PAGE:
Will the Republicans claim the Senate?
The Democratic Party has controlled the Senate since 2006, but that could change this Nov. 4. Currently, Republicans hold the majority in the House of Representatives, and this is unlikely to change. The Senate, on the other hand, could see a shift in majority from the Democrats to the Republicans. The Washington Post projects a 95 percent chance of this happening. However, Nate Silver, the man who predicted all 50 states correctly in the 2012 presidential election, only gives the Republicans a 62 percent chance of controlling the Senate.
The party breakdown of the Senate is currently 53-45, with two independents who caucus with the Democrats. Seats previously held by Democrats in Montana, West Virginia and South Dakota are poised to be turned over to Republicans on Nov. 4. Below are the Senate races that remain too close to call.Kansas
This race could go either way. It features Republican incumbent Pat Roberts and Greg Orman. Orman is running as an independent and plans to caucus with the majority party. We see a discrepancy among the polling companies for this race. The Washington Post and New York Times give Roberts a pretty significant advantage, while 27 percent approval rating. Kansas' economy, compared to that of other states, is doing poorly. Tax revenues are low, public education has seen cuts and growth in private sector employment is below the country's average. This is why the race in such a traditionally conservative state remains too close to call.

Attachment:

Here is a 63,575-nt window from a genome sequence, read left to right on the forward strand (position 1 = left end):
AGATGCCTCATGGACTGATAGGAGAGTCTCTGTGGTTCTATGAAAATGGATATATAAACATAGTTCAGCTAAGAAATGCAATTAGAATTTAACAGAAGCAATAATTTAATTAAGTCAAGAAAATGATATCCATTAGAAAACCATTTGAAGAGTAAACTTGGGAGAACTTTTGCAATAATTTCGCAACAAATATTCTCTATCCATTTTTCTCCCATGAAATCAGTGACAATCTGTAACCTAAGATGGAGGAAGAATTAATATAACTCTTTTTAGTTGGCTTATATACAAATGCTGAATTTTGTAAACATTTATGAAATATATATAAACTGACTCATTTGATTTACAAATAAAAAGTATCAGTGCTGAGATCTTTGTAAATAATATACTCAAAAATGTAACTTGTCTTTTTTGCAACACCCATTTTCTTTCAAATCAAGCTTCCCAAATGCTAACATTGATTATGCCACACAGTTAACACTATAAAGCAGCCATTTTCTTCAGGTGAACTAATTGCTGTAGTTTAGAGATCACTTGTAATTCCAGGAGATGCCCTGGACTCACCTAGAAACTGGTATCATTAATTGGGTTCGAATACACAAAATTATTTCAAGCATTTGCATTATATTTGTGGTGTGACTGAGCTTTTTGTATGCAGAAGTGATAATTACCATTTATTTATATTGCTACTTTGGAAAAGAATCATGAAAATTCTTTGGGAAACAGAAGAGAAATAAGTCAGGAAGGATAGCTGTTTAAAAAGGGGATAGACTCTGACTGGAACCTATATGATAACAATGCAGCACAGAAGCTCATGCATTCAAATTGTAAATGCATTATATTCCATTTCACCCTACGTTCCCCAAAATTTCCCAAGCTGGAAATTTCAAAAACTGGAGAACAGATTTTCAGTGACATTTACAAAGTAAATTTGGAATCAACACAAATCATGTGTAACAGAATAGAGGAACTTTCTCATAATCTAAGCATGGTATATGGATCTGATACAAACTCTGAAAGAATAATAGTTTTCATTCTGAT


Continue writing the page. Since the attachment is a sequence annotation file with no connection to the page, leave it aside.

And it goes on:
Iowa will elect a new U.S. senator for the first time in over 30 years to replace the retiring Tom Harkin. The GOP candidate is current State Sen. Joni Ernst, who is, by most counts, two percentage points ahead of U.S. Rep. Bruce Braley (D). Iowa might be a relatively moderate state, yet neither Ernst nor Braley falls near the center ideologically. Ernst, an Iraq War veteran, is running as a Republican, but most affiliate her with the Tea Party. On the other hand, Braley is pretty left wing.
Sen. Mark Udall (D) seeks reelection and will face Rep. Cory Gardner (R). Although polls vary, the general consensus per Nate Silver, the Washington Post and the New York Times, is that Gardner is slightly in the lead. However, a poll by the Mellman Group found a higher approval rating for the incumbent than the challenger.
Both parties are going all out to win this election, as evidenced by spending that has exceeded $100 million. Sen. Kay Hagan (D) has the advantage over Republican challenger Thom Tillis according to most polls.
According to Real Clear Politics, there are 10 "toss up" states. Excluding those, the Senate is split 45-45. Of the 10, only North Carolina and New Hampshire are projected to go to the Democrats. As of now, it looks as if Republicans will control both houses of Congress.
Ross Cohen-Kristiansen. More »